First, though, it is only proper to sketch in a little history. When did film music begin? The great dividing line in film history is often said to occur in 1927, when a film called The Jazz Singer, starring Al Jolson, put an end to the era of "silent film". This is misleading in many ways. The Jazz Singerdid indeed have speech, music and the visual element all co-ordinated (by means of a pioneering technique of mechanically linking film projection and gramophone equipment, marketed by a Warner Brothers offshoot called Vitaphone); but many films before that had experimented with various means of co-ordination, particularly co-ordination of the visual and musical elements. More important, though, the very idea of "silent film" is a giant misnomer. From its beginnings in the 1890s, projections of films routinely involved more or less elaborate musical accompaniment, as had the nineteenth-century vaudeville and melodrama from which it evolved. By the 1920s, what had started life as music typically supplied by a solitary organist or pianist had developed into full-scale orchestral accompaniments to the grandest films. There were also original film scores, but the more usual technique was to make an accompaniment by cobbling together musical extracts that would underpin individual scenes. These extracts were collected together in large compendia, and could include popular classical extracts as well as especially-composed numbers. Their appearance to accompany narrative drama would already have been familiar from melodrama and opera, as would many of the musical clichés they employed-string pizzicatos and dissonant tremolos for the villain, solo violin melodies for the lovelorn heroine, and so on.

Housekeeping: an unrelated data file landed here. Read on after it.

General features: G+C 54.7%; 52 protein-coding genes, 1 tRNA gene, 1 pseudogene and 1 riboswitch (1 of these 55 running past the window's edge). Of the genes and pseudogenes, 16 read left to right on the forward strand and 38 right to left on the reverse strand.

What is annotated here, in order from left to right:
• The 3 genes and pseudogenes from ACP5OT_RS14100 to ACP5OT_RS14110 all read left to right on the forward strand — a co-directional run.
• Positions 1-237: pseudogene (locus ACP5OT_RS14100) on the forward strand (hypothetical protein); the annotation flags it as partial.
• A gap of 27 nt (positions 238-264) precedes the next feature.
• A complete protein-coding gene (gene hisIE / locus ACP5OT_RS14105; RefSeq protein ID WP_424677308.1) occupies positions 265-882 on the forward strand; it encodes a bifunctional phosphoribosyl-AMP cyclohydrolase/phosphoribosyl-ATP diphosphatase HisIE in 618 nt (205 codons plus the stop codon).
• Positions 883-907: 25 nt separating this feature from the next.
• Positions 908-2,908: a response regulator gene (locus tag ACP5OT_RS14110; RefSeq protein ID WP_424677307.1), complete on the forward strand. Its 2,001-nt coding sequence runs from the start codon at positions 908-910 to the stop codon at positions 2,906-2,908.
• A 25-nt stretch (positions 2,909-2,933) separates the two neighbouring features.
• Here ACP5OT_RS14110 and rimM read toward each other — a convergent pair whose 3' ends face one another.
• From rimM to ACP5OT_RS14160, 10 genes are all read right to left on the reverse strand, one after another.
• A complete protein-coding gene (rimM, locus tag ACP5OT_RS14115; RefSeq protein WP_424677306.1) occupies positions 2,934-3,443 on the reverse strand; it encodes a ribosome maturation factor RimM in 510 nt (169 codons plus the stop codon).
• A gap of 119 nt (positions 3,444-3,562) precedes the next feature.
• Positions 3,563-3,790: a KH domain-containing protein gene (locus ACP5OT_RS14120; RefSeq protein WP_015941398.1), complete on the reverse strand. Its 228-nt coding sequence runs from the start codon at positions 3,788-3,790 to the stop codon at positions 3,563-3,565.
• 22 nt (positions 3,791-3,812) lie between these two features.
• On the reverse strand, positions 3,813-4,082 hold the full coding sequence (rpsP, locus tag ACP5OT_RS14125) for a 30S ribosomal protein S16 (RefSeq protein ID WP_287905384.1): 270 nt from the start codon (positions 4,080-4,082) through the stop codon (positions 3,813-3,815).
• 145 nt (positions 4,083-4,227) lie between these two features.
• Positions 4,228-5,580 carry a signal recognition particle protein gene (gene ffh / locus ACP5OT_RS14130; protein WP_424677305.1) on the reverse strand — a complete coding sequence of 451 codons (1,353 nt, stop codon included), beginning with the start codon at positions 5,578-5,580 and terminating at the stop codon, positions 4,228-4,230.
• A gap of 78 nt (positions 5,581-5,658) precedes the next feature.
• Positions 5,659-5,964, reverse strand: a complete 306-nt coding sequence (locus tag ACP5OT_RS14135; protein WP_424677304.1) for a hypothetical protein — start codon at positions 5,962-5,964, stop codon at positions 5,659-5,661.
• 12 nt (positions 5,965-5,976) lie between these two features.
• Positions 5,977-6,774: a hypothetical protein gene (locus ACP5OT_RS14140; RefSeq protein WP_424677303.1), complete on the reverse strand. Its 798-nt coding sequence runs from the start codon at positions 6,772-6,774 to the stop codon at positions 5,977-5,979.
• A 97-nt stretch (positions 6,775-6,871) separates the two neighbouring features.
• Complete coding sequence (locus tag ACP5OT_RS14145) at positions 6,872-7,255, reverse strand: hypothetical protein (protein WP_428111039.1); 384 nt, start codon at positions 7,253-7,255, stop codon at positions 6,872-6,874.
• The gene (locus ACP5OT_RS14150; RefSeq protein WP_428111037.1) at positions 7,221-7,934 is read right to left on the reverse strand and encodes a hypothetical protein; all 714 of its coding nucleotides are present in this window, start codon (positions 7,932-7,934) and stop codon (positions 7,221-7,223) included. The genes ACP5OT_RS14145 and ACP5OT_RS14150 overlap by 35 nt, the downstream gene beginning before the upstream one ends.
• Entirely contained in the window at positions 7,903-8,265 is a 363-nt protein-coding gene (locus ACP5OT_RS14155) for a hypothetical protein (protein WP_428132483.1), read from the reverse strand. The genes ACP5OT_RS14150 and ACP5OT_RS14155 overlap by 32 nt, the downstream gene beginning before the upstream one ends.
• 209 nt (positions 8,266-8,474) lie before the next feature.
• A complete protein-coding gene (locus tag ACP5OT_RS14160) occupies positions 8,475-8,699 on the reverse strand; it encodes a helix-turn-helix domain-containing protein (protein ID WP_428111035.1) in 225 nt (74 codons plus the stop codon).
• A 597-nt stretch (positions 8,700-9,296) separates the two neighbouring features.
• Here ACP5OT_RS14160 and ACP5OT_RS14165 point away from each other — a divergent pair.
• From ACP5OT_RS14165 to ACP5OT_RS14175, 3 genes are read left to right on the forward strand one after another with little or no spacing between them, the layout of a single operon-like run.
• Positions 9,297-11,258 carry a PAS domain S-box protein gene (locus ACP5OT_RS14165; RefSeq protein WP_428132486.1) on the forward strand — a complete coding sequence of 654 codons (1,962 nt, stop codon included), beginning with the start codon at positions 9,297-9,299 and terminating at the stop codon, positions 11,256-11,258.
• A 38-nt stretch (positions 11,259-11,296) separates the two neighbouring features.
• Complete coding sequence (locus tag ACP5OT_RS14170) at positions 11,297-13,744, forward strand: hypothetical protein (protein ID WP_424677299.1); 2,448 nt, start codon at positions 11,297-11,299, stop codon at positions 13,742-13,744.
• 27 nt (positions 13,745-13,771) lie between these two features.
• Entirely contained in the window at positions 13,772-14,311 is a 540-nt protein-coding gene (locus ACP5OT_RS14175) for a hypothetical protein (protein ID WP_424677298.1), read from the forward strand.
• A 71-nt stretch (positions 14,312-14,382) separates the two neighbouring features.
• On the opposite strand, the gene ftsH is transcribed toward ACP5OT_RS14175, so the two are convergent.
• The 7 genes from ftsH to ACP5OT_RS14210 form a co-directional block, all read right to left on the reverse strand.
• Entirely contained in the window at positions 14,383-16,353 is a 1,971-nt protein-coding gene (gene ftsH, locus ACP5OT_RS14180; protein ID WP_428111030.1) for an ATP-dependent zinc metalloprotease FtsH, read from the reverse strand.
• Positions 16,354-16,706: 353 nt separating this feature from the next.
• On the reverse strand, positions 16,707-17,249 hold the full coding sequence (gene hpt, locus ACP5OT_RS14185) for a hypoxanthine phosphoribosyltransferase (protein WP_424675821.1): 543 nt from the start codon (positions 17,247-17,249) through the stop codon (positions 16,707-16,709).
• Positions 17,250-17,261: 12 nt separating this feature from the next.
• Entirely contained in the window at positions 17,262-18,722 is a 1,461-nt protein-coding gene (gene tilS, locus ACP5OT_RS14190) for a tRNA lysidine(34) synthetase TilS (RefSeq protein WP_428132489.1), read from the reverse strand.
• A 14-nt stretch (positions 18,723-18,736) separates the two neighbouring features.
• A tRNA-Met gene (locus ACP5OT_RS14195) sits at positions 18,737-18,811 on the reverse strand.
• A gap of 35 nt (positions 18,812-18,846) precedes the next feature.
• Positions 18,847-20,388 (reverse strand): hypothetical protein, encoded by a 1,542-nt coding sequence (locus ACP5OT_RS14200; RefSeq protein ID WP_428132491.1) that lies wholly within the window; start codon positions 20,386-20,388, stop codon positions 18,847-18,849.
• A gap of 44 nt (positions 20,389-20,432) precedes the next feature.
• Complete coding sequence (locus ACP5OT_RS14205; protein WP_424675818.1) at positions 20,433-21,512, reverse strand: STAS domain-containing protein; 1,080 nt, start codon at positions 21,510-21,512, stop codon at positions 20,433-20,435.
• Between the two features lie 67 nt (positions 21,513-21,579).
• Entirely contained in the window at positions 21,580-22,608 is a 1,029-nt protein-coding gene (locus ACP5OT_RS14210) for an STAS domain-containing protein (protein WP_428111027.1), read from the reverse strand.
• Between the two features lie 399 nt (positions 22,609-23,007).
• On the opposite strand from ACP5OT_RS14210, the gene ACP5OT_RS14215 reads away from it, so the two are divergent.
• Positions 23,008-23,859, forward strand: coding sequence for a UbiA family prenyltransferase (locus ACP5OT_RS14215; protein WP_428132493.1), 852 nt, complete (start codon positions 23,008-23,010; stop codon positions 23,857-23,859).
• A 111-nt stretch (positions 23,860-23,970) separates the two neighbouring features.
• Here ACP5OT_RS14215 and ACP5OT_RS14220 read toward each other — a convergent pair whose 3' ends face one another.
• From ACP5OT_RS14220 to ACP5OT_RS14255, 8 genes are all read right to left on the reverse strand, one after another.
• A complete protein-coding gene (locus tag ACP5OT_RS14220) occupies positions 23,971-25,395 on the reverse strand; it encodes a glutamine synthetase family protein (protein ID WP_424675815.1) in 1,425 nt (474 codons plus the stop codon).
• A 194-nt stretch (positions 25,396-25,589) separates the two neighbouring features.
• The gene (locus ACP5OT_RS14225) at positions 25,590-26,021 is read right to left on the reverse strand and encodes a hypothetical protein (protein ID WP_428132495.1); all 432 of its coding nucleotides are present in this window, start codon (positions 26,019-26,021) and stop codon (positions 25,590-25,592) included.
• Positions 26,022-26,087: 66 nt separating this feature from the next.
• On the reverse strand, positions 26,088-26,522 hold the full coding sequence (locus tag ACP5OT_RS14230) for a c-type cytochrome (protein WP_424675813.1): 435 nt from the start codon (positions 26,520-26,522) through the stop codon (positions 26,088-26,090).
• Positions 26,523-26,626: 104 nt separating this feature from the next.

One might imagine that the advent of Vitaphone's synchronisation technique made this use of music in "silent" films just that much easier. But technological advances are rarely seamless in this way, and almost always entail changes in behaviour, ones often not predicted by the inventors. On the human level for example, one should not underestimate the economic upheaval that the new technology brought with it, and hence the resistance it encountered: imagine an orchestra in every large theatre, and smaller groups in lesser venues. What happened to all those musicians when a single recording could be played over and over again, in multiple venues? But there were also what we might call aesthetic problems. People had learned to accept that live music in the theatre could accompany a mechanically reproduced film: indeed an entire industry had grown up around this practice. But when the music also became mechanical, it is clear that creators and their audiences needed to think again about the whole business of verisimilitude, the problem that had pursued opera (Western music's most elite form of musical drama) ever since its beginnings in sixteenth-century Italy. Used to the sight and sound of live music in the theatre, film-makers and audiences confronted with the new technology became newly worried about a basic question: where, in terms of the story, were audience supposed to imagine the music was coming from-